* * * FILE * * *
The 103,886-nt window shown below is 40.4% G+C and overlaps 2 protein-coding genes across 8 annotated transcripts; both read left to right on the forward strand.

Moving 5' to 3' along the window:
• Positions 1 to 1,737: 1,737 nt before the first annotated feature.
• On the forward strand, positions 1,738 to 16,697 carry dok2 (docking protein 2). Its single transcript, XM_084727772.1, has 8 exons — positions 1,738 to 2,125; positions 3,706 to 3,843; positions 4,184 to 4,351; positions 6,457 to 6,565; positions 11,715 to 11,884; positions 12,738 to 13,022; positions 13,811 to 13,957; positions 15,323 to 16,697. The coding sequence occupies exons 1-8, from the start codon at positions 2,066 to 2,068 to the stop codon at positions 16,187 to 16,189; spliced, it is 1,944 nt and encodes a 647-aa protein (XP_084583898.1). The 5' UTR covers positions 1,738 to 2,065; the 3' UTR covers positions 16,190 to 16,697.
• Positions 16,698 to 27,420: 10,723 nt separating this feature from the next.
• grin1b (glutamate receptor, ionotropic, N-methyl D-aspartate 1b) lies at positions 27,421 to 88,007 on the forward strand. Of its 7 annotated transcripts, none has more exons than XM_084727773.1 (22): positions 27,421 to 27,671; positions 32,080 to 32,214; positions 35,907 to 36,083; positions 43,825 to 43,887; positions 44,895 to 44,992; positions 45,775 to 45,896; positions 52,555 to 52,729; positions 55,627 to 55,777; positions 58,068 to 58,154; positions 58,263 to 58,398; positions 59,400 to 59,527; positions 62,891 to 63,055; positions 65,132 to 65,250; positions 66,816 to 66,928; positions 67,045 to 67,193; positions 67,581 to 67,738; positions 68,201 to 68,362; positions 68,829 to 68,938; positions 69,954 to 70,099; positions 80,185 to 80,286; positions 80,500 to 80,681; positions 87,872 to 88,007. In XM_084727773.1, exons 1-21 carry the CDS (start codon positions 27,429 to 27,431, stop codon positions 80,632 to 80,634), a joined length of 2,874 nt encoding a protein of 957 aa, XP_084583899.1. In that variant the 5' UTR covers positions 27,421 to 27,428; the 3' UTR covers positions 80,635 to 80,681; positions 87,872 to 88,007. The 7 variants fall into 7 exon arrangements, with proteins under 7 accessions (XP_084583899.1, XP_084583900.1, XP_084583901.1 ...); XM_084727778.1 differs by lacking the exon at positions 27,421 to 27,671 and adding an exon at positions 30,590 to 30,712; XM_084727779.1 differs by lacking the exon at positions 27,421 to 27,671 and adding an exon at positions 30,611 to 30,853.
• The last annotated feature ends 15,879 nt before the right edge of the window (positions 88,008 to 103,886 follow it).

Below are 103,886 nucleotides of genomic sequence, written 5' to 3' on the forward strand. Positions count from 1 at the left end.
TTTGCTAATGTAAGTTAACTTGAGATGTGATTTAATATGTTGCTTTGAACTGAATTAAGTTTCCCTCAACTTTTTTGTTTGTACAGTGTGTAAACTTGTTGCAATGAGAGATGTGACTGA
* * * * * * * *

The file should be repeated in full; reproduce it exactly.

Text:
The 103,886-nt window shown below is 40.4% G+C and overlaps 2 protein-coding genes across 8 annotated transcripts; both read left to right on the forward strand.

Moving 5' to 3' along the window:
• Positions 1 to 1,737: 1,737 nt before the first annotated feature.
• On the forward strand, positions 1,738 to 16,697 carry dok2 (docking protein 2). Its single transcript, XM_084727772.1, has 8 exons — positions 1,738 to 2,125; positions 3,706 to 3,843; positions 4,184 to 4,351; positions 6,457 to 6,565; positions 11,715 to 11,884; positions 12,738 to 13,022; positions 13,811 to 13,957; positions 15,323 to 16,697. The coding sequence occupies exons 1-8, from the start codon at positions 2,066 to 2,068 to the stop codon at positions 16,187 to 16,189; spliced, it is 1,944 nt and encodes a 647-aa protein (XP_084583898.1). The 5' UTR covers positions 1,738 to 2,065; the 3' UTR covers positions 16,190 to 16,697.
• Positions 16,698 to 27,420: 10,723 nt separating this feature from the next.
• grin1b (glutamate receptor, ionotropic, N-methyl D-aspartate 1b) lies at positions 27,421 to 88,007 on the forward strand. Of its 7 annotated transcripts, none has more exons than XM_084727773.1 (22): positions 27,421 to 27,671; positions 32,080 to 32,214; positions 35,907 to 36,083; positions 43,825 to 43,887; positions 44,895 to 44,992; positions 45,775 to 45,896; positions 52,555 to 52,729; positions 55,627 to 55,777; positions 58,068 to 58,154; positions 58,263 to 58,398; positions 59,400 to 59,527; positions 62,891 to 63,055; positions 65,132 to 65,250; positions 66,816 to 66,928; positions 67,045 to 67,193; positions 67,581 to 67,738; positions 68,201 to 68,362; positions 68,829 to 68,938; positions 69,954 to 70,099; positions 80,185 to 80,286; positions 80,500 to 80,681; positions 87,872 to 88,007. In XM_084727773.1, exons 1-21 carry the CDS (start codon positions 27,429 to 27,431, stop codon positions 80,632 to 80,634), a joined length of 2,874 nt encoding a protein of 957 aa, XP_084583899.1. In that variant the 5' UTR covers positions 27,421 to 27,428; the 3' UTR covers positions 80,635 to 80,681; positions 87,872 to 88,007. The 7 variants fall into 7 exon arrangements, with proteins under 7 accessions (XP_084583899.1, XP_084583900.1, XP_084583901.1 ...); XM_084727778.1 differs by lacking the exon at positions 27,421 to 27,671 and adding an exon at positions 30,590 to 30,712; XM_084727779.1 differs by lacking the exon at positions 27,421 to 27,671 and adding an exon at positions 30,611 to 30,853.
• The last annotated feature ends 15,879 nt before the right edge of the window (positions 88,008 to 103,886 follow it).

Below are 103,886 nucleotides of genomic sequence, written 5' to 3' on the forward strand. Positions count from 1 at the left end.
TTTGCTAATGTAAGTTAACTTGAGATGTGATTTAATATGTTGCTTTGAACTGAATTAAGTTTCCCTCAACTTTTTTGTTTGTACAGTGTGTAAACTTGTTGCAATGAGAGATGTGACTGA